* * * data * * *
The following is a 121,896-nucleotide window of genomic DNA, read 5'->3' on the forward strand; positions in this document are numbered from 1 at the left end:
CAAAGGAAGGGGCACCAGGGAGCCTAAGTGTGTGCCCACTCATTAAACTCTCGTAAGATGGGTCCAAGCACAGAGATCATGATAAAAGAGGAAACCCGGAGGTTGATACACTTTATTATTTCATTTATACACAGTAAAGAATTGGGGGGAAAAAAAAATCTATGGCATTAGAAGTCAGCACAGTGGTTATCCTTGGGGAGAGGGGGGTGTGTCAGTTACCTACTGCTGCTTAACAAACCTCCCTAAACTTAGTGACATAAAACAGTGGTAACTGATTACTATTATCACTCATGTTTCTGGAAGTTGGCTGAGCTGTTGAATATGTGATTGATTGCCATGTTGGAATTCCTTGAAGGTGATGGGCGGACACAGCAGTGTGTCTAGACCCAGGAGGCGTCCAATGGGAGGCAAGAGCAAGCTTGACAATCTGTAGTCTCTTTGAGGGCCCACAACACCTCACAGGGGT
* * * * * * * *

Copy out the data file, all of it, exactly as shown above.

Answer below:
The following is a 121,896-nucleotide window of genomic DNA, read 5'->3' on the forward strand; positions in this document are numbered from 1 at the left end:
CAAAGGAAGGGGCACCAGGGAGCCTAAGTGTGTGCCCACTCATTAAACTCTCGTAAGATGGGTCCAAGCACAGAGATCATGATAAAAGAGGAAACCCGGAGGTTGATACACTTTATTATTTCATTTATACACAGTAAAGAATTGGGGGGAAAAAAAAATCTATGGCATTAGAAGTCAGCACAGTGGTTATCCTTGGGGAGAGGGGGGTGTGTCAGTTACCTACTGCTGCTTAACAAACCTCCCTAAACTTAGTGACATAAAACAGTGGTAACTGATTACTATTATCACTCATGTTTCTGGAAGTTGGCTGAGCTGTTGAATATGTGATTGATTGCCATGTTGGAATTCCTTGAAGGTGATGGGCGGACACAGCAGTGTGTCTAGACCCAGGAGGCGTCCAATGGGAGGCAAGAGCAAGCTTGACAATCTGTAGTCTCTTTGAGGGCCCACAACACCTCACAGGGGT